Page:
Towards a Pluralistic Epistemology: Understanding the Future of Human-Technology Interactions in Shipping
Doctoral thesis, 2019
The rapid advance of technologies is revolutionizing the way people work and transforming society into a digital world. In the shipping domain, many innovative technical systems have been designed and developed in the past decades, aiming to enable the maritime users to achieve the goal of safety, efficiency and effectiveness. The introduction of advanced technologies into workplaces that are intended to aid humans have also created unprecedented challenges. As their workplaces are inundated with new artefacts that cause confusion and information overloading, human users frequently find themselves in a supporting role to serve technology, being responsible for automation issues and blamed for “human errors” that sometimes result in tragic results. Today’s work in shipping is generally getting more distributed, complex and demanding.
These challenges are closely associated with the design and use of technologies. Human-technology interactions in the context of sociotechnical systems has become an important research topic. It explores the relation between humans and machines to illustrate how interface design could address the human limitations, shape social interactions and provide ecological implications. This thesis considers the context of the shipping domain to investigate the impact of innovative technology, design issues and opportunities in various projects that attempt to increase safety or/and efficiency. The exploration and discourse in these applied projects are positioned in sociotechnical systems which include human, technology and organisational constituents. The thesis aims to achieve a deeper understanding of human-technology interactions from psychological, sociological and ecological perspectives, reflecting the ways in which technology interacts with humans. It aims to form a pluralistic epistemology to provide design implications and enlighten knowledge and organisational management within sociotechnical systems.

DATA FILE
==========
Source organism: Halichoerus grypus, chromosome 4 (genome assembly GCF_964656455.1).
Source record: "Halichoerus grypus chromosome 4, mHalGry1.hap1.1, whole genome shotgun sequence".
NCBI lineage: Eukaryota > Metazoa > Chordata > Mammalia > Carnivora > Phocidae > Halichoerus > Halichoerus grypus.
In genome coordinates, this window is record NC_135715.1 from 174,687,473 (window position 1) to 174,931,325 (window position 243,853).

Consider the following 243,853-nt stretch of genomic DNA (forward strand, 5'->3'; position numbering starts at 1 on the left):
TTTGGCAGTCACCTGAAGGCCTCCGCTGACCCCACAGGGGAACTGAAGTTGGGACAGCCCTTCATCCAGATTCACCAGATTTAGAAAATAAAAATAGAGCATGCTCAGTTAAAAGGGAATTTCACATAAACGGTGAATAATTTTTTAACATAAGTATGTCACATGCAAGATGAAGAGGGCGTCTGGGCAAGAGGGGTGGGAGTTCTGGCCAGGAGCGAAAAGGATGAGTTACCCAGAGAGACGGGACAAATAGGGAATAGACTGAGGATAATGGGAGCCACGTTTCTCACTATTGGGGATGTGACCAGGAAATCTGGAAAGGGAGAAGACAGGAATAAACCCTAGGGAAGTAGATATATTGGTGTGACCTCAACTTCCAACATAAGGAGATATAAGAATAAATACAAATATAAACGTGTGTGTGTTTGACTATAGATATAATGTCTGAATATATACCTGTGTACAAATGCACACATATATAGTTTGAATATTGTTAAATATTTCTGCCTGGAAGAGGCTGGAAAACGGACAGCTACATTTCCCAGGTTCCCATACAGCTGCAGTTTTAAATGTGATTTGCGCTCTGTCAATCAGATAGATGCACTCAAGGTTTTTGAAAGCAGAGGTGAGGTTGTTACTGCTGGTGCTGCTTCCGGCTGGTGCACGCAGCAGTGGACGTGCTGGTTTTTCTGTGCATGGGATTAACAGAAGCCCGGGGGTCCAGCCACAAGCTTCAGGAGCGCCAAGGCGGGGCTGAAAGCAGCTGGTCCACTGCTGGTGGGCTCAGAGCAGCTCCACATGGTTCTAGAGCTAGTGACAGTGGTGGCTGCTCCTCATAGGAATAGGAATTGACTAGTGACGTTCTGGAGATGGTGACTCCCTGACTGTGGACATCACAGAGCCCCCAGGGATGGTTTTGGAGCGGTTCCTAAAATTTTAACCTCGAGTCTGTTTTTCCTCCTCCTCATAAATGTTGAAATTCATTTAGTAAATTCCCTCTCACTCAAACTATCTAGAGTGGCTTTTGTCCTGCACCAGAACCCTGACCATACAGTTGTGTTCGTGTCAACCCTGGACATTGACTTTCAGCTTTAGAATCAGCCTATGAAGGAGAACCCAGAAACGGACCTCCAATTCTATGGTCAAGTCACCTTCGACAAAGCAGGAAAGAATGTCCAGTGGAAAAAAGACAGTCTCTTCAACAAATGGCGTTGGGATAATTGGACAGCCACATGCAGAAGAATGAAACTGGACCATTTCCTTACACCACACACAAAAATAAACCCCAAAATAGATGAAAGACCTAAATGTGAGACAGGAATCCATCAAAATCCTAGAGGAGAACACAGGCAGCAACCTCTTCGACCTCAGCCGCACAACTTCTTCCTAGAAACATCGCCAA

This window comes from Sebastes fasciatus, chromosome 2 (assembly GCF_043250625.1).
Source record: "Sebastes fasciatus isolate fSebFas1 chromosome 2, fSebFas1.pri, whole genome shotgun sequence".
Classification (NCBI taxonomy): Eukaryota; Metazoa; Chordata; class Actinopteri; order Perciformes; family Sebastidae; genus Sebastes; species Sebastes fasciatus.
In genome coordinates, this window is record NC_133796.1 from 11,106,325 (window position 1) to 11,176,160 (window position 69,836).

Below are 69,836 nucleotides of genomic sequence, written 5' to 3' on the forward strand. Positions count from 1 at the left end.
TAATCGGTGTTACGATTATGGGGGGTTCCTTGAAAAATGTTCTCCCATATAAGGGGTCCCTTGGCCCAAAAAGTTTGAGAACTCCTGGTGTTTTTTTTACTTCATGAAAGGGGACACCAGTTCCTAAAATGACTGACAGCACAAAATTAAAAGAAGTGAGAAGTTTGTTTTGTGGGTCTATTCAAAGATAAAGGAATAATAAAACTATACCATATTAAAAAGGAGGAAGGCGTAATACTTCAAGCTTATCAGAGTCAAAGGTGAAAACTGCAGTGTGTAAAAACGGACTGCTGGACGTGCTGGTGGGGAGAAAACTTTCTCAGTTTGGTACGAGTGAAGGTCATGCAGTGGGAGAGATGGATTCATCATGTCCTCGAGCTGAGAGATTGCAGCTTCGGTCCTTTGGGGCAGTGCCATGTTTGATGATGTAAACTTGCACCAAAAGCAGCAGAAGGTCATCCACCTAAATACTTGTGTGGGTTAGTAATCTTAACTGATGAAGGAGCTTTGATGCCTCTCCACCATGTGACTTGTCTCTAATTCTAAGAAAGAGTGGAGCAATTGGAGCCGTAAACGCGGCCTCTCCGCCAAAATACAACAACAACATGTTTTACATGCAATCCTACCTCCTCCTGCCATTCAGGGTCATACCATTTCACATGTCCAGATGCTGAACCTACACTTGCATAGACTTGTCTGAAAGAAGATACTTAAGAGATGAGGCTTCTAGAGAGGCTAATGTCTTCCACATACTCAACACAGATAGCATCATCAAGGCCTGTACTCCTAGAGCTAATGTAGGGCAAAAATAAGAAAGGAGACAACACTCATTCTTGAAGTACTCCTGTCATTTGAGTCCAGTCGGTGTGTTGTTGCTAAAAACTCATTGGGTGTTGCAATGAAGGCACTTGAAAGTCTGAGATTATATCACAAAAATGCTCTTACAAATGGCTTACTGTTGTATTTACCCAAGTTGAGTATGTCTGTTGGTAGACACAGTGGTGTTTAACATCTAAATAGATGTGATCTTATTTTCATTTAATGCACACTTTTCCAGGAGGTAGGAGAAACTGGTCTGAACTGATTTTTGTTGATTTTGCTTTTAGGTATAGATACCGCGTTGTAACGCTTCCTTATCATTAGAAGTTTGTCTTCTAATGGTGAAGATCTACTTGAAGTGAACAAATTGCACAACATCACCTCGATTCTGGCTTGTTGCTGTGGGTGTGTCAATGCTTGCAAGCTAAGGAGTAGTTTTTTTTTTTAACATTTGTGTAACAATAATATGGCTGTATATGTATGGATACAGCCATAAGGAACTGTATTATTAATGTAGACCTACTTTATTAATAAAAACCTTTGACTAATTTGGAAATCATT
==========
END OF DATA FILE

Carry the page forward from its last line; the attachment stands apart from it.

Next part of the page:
The results have identified many issues related to situation awareness, attention and automation bias. It suggests the importance of adapting interfaces to the human limitations and accommodating the context change to support decision making. Perspectives of Activity Theory, distributed cognition and situated learning have high reference value in human-computer interaction research, providing insightful understanding about the nature of knowledge and interaction design, particularly how tool mediation could facilitate social interaction. In addition, technology-centric design that only concerns “user-interface” interaction is identified having significant limitations in complex systems. “Human errors” and organisational failures should be perceived via a holistic thinking. The results have presented the importance of adopting pluralistic approaches to understand the sociological factors and the nature of the work that is undergoing transitions along the shipping industry’s ecology.
Overall, the thesis has identified the need to go beyond the pure cognitivist approach to better understand the complexity of human-computer interaction and human factors research, forming a deepened understanding towards an emerging interdisciplinary language of sociotechnical systems. To truly contribute to safety, efficiency, effectiveness and sustainability, it is critical to develop a pluralistic epistemology and a comprehensive human-centric vision regarding design and technological innovation in the digital revolution.